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#251 Graham Gauld

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Posted 07 October 2008 - 13:03

Reference Frank B and Fines and the Jackie Stewart/Jim Clark story. I have told it many times as it is one of my favourites and so that nobody gets the story wrong again here it is.

Jim asked me to "write" his autobiography after he had won the 1963 world championship. Obviously as he was now world champion he was very busy and so we had an ad hoc arrangement about meeting up to get the story going. Meanwhile Jackie Stewart was just setting out and racing for Ecurie Ecosse with the Tojeiro-Buick coupe and the Cooper Monaco. Jackie and I had lunch and he asked whether he could come down to Jim's farm with me the next time we were going to discuss the book. Shortly after Jim phoned and suggested a certain weekend early in spring and I mentioned Jackies request and so he said to bring him down. I picked up Jackie in my Mini and we drove down to Chirnside. When we arrived who should be there but Paddy Hopkirk who had won the Monte Carlo Rally but obviously did not know Jackie Stewart. However after a hearty dinner left by Jim's housekeeper we adjourned to the lounge where Paddy threw himself down on an armchair and grabbed a copy of Playboy. Jim sat in the other arm chair and Jackie and I were on the couch. As usual Jim was hunched up nibbling away at his finger nails but Jackie was on fire. He suddenly said that a funny thing had happened to him at Snetterton. In practice he had jumped out of the TOjeiro and into the Monaco but forgot what car he was in and at the esses he hit the accelerator instead of the brake. Clark, without looking up, remarked " So you went off the road" and then Jackie with arm movements said that he had taken full opposite lock one way and then the other and caught the car. Still looking down at his finger nails Clark said " What were you braking for ?" At this Jackie asked what he meant. At this the hands went down, the head came up and looking straight at Jackie and said " Look if you were going at racing speeds and made a mistake like that you have to go off the road so what were you braking for ?"There was a pause and then Jackie said " You're right, what was I braking for"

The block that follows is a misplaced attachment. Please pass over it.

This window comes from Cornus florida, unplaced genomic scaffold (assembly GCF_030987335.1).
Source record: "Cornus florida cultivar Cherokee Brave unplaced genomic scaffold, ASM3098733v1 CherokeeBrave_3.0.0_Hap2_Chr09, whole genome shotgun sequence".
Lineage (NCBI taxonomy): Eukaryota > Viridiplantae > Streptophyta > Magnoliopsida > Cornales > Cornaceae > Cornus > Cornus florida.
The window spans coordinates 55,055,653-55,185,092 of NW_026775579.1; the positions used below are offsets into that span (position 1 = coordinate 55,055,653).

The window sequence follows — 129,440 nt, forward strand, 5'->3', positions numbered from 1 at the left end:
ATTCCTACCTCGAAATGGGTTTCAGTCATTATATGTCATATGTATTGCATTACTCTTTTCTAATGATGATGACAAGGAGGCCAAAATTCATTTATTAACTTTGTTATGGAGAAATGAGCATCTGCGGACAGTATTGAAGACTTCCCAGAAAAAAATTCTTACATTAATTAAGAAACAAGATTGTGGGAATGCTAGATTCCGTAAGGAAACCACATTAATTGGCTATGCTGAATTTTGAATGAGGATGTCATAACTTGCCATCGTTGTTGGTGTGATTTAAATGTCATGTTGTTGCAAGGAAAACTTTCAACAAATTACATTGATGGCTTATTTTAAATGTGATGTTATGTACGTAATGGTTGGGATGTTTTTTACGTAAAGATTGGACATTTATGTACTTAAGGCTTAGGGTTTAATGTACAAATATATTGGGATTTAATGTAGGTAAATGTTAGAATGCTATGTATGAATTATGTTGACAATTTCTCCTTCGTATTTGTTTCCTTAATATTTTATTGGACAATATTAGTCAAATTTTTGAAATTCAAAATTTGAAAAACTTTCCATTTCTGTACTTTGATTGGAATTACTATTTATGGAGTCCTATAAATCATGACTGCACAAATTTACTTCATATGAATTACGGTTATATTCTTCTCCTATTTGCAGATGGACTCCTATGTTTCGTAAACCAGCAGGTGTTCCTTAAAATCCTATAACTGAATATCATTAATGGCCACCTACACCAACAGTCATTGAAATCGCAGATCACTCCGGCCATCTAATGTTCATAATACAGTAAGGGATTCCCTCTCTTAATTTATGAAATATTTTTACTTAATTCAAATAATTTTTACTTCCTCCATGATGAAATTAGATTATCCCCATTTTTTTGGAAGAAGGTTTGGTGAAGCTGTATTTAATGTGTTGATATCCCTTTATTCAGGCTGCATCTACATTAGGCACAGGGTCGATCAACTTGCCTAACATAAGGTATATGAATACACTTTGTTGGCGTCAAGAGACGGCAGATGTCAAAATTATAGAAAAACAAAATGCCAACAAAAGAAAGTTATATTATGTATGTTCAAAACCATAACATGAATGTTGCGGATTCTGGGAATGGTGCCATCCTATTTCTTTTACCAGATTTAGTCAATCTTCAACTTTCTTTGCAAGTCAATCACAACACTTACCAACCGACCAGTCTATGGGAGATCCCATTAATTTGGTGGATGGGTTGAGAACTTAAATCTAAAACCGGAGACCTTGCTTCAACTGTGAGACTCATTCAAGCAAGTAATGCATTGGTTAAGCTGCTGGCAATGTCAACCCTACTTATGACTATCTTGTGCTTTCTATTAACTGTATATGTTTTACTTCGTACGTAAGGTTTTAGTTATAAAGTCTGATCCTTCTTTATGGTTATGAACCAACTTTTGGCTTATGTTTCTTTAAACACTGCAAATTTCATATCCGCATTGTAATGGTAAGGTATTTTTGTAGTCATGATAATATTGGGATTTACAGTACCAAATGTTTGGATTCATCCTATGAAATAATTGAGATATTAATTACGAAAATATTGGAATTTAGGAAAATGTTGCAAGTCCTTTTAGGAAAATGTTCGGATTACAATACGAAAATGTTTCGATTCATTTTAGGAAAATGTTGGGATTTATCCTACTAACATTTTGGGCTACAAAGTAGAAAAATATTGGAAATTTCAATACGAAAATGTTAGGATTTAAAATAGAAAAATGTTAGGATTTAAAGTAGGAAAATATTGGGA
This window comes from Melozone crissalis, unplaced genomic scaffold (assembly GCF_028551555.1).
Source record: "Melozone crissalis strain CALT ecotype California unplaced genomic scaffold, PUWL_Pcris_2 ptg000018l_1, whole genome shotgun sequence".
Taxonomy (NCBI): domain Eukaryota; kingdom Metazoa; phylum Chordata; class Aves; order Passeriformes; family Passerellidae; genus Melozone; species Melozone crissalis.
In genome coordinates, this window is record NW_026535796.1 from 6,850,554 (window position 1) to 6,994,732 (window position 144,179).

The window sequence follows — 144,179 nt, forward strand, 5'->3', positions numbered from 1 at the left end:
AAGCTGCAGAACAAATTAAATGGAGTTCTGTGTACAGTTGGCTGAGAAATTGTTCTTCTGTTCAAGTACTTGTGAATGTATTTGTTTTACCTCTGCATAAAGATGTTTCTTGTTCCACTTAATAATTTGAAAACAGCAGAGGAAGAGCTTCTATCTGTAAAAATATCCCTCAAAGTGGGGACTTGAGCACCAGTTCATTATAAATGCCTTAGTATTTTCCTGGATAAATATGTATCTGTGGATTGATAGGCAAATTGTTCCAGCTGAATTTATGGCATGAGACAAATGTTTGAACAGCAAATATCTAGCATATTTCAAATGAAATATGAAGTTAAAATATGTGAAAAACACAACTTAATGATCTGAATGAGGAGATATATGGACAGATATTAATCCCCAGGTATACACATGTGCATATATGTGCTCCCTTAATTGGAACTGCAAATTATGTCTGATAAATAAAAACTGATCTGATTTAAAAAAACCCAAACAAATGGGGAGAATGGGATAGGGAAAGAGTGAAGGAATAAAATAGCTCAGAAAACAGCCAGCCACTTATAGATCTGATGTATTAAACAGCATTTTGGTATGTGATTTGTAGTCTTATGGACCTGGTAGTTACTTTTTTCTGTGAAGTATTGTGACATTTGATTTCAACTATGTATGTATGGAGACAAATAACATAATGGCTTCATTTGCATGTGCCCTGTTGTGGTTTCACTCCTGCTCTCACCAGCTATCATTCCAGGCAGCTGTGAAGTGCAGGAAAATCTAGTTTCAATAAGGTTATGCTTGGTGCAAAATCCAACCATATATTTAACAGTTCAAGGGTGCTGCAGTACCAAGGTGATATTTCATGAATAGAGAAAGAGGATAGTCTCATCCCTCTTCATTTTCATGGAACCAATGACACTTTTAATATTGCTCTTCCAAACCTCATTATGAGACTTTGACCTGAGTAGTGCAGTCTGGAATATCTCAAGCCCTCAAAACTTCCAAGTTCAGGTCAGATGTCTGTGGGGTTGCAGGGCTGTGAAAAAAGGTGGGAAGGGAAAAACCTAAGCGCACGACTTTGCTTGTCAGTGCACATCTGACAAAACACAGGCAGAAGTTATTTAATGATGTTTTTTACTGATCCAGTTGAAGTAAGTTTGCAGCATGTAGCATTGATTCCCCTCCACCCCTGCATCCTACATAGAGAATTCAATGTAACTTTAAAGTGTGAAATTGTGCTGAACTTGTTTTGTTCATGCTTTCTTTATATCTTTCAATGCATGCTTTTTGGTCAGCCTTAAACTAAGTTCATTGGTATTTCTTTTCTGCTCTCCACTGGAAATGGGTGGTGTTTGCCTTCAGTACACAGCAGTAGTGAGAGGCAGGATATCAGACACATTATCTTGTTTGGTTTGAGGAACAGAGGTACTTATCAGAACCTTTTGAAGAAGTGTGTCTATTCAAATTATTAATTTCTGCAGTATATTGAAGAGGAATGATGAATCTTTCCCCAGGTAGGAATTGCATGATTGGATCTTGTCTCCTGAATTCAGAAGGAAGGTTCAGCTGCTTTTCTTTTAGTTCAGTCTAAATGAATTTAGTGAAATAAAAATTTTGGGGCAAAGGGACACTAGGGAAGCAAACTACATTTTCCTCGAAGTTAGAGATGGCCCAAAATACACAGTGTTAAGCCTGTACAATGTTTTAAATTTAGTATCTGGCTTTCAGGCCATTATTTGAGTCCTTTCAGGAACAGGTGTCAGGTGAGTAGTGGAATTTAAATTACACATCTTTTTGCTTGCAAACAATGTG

Meanwhile Paddy was still studying the Playboy centrefold.
In case you think I am kidding herewith Paddy reading Playboy in Jim's farmhouse.


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#252 f1steveuk

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Posted 07 October 2008 - 13:22

Longtimefan, 7th??

#253 Bruno

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Posted 07 October 2008 - 15:31

François Cevert is the Great driver, but
world Champion 1974? ? ? . . .

#254 fines

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Posted 07 October 2008 - 15:36

That wasn't at all what I meant, but a lovely story!!! :D

#255 fines

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Posted 07 October 2008 - 15:46

Originally posted by Bruno
François Cevert is the Great driver, but